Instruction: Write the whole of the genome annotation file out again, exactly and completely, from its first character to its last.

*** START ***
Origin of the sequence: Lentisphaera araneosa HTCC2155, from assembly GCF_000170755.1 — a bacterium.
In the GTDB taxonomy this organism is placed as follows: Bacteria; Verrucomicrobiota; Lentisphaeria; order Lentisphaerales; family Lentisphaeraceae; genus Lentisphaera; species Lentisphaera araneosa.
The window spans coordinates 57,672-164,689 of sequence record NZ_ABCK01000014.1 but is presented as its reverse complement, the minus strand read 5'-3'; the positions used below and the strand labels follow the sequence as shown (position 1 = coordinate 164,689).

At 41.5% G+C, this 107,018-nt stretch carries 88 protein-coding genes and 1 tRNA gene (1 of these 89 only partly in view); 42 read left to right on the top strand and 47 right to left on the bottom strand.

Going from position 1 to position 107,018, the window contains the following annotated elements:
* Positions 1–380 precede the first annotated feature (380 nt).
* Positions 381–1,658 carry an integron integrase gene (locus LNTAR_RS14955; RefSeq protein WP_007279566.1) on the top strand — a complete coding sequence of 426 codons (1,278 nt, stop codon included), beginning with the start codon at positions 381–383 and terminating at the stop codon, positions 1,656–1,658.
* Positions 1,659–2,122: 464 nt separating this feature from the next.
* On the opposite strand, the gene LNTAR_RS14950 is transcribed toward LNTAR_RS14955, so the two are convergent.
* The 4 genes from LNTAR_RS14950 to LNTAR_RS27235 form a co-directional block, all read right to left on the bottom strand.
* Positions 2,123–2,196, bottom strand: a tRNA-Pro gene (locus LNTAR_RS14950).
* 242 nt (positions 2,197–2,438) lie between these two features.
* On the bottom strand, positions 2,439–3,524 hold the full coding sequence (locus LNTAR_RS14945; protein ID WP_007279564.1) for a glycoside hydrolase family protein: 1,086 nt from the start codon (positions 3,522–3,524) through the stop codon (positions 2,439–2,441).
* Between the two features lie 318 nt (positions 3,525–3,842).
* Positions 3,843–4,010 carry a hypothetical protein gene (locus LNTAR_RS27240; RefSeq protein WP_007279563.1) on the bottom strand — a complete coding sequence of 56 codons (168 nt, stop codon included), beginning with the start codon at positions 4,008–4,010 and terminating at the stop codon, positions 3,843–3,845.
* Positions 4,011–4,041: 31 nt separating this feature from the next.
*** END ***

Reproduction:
Origin of the sequence: Lentisphaera araneosa HTCC2155, from assembly GCF_000170755.1 — a bacterium.
In the GTDB taxonomy this organism is placed as follows: Bacteria; Verrucomicrobiota; Lentisphaeria; order Lentisphaerales; family Lentisphaeraceae; genus Lentisphaera; species Lentisphaera araneosa.
The window spans coordinates 57,672-164,689 of sequence record NZ_ABCK01000014.1 but is presented as its reverse complement, the minus strand read 5'-3'; the positions used below and the strand labels follow the sequence as shown (position 1 = coordinate 164,689).

At 41.5% G+C, this 107,018-nt stretch carries 88 protein-coding genes and 1 tRNA gene (1 of these 89 only partly in view); 42 read left to right on the top strand and 47 right to left on the bottom strand.

Going from position 1 to position 107,018, the window contains the following annotated elements:
* Positions 1–380 precede the first annotated feature (380 nt).
* Positions 381–1,658 carry an integron integrase gene (locus LNTAR_RS14955; RefSeq protein WP_007279566.1) on the top strand — a complete coding sequence of 426 codons (1,278 nt, stop codon included), beginning with the start codon at positions 381–383 and terminating at the stop codon, positions 1,656–1,658.
* Positions 1,659–2,122: 464 nt separating this feature from the next.
* On the opposite strand, the gene LNTAR_RS14950 is transcribed toward LNTAR_RS14955, so the two are convergent.
* The 4 genes from LNTAR_RS14950 to LNTAR_RS27235 form a co-directional block, all read right to left on the bottom strand.
* Positions 2,123–2,196, bottom strand: a tRNA-Pro gene (locus LNTAR_RS14950).
* 242 nt (positions 2,197–2,438) lie between these two features.
* On the bottom strand, positions 2,439–3,524 hold the full coding sequence (locus LNTAR_RS14945; protein ID WP_007279564.1) for a glycoside hydrolase family protein: 1,086 nt from the start codon (positions 3,522–3,524) through the stop codon (positions 2,439–2,441).
* Between the two features lie 318 nt (positions 3,525–3,842).
* Positions 3,843–4,010 carry a hypothetical protein gene (locus LNTAR_RS27240; RefSeq protein WP_007279563.1) on the bottom strand — a complete coding sequence of 56 codons (168 nt, stop codon included), beginning with the start codon at positions 4,008–4,010 and terminating at the stop codon, positions 3,843–3,845.
* Positions 4,011–4,041: 31 nt separating this feature from the next.